I did something like that just 4 to 5 months ago. My suggestions are:
- Check the basement head room. If the basement has a low ceiling
already, you may not want to spend too much effort in converting it
into a living space. A low ceiling will not be a very nice living
space given the time and effort and money that you will spend on
converting it. My basement has a low ceiling and I converted it
anyway. If I could start this over with, I would not bother converting
it. Moreover, if you raised the floor (in order to make the floor
even) and then put in a drop ceiling, your basement head room will be
even lower than it is now.
- Leveling the floor with leveling compound or concrete is no fun, is
hard work (bad for your knees), is nothing to be proud of (I gain no
credit by pointing at my floor and tell my friends: "I level it!"), is
very easy to make mistake, and is next to impossible to undo the
mistake, and is costly if making mistake. You are better off
contracting this out. If I could do this over with, I would surely
hire a pro to do that part of the job.
- At the minimum, you should postpone this until you have lived in
your new house for a year or two. Then, you will see whether your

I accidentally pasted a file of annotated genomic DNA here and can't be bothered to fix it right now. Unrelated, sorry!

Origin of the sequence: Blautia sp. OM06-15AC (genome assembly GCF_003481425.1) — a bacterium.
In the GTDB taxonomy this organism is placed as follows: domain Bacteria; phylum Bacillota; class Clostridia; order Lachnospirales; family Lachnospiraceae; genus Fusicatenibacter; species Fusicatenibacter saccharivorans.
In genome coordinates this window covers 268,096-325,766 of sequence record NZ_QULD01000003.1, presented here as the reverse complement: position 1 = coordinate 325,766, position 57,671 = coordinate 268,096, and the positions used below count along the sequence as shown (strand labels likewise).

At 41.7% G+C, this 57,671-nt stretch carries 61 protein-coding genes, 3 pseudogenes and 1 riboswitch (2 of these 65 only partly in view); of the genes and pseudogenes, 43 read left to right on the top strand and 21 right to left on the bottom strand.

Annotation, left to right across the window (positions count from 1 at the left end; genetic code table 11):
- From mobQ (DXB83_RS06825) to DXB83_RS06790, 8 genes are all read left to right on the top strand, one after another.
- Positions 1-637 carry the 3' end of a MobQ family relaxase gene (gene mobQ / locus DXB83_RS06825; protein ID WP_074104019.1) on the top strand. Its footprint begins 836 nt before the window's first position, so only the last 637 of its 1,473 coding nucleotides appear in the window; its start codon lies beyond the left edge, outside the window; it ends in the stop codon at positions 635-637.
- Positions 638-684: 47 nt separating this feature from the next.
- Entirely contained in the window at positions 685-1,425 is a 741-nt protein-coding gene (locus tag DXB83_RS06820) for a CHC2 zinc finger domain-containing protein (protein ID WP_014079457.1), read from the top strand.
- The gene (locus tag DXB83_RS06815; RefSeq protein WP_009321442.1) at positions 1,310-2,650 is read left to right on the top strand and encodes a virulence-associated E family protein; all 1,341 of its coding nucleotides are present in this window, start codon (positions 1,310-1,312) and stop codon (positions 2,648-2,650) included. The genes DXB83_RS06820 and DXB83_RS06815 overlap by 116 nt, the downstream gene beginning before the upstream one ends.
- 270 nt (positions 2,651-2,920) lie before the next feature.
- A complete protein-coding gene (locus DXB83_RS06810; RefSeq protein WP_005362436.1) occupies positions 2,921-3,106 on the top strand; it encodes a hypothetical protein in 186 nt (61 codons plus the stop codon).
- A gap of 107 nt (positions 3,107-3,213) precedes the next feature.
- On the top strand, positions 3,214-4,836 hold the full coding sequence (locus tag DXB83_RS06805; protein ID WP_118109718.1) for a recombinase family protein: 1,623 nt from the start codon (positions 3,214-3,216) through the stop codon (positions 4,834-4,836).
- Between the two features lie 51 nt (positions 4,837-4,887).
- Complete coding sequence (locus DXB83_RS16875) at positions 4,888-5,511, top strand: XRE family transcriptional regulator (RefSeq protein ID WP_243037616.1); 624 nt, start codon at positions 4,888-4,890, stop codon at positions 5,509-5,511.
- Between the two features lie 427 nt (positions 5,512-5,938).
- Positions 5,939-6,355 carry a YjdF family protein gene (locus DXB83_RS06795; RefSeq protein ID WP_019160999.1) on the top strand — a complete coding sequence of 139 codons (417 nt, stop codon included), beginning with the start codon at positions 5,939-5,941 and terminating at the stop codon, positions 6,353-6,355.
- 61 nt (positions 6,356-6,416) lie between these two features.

basement really has no water problem or not. Watching it for one
season is not enough in my opinion because the water can come from
many places that may only come in a heavy rain storm. Moreover, after
one or two years, you will have a much better idea of how you can use
the space in the basement.
- Considering the time and money that you need to spend on fixing the
basement and if the ceiling head is low, you may find that leaving the
basement for storage may be a good idea. Or you can simply put rubber
tiles over some area in the basement and use that area for doing
exercise (put plastic sheet under the rubber tiles). I have seen very
nicely done storage area in an unfinished basement in one of the
Sunday Times Magazine. Or you can put your workshop there. You really
don't have to finish it.
- The "self-leveling" property of leveling compound is much less than
what you and I might have thought. It is "self-leveling" as being
compared to concrete. It may work in a small area (like a small
bathroom). But in a large area, you still need to help it along with
- Leveling compound is very expensive. If your floor is so uneven,
you need to even it somewhat with concrete before using the expensive
leveling compound. Or better yet, you can use wood strips to level the
floor if you don't mind losing the vertical space for the wood strips.
- Find the exact level line in your room using a laser leveler or a
water-tube leveler and then transfer the level line to the floor
level, instead of depending on the so-called self-leveling property of
the leveling compound.
- Use a string to connect the leveling line that you have marked on
the wall to find the high spots and low spots in your floor instead of
depending on eye-balling.
- Mark the high spots in your floor, and never pour anything that
will be above the high spots. This is easy to pour the concrete and
leveling compound; but this is very difficult to remove them if you
pour too much and they have become hardened.
Hope I have talked you out of doing this. Good luck with whatever that
you will decide to do.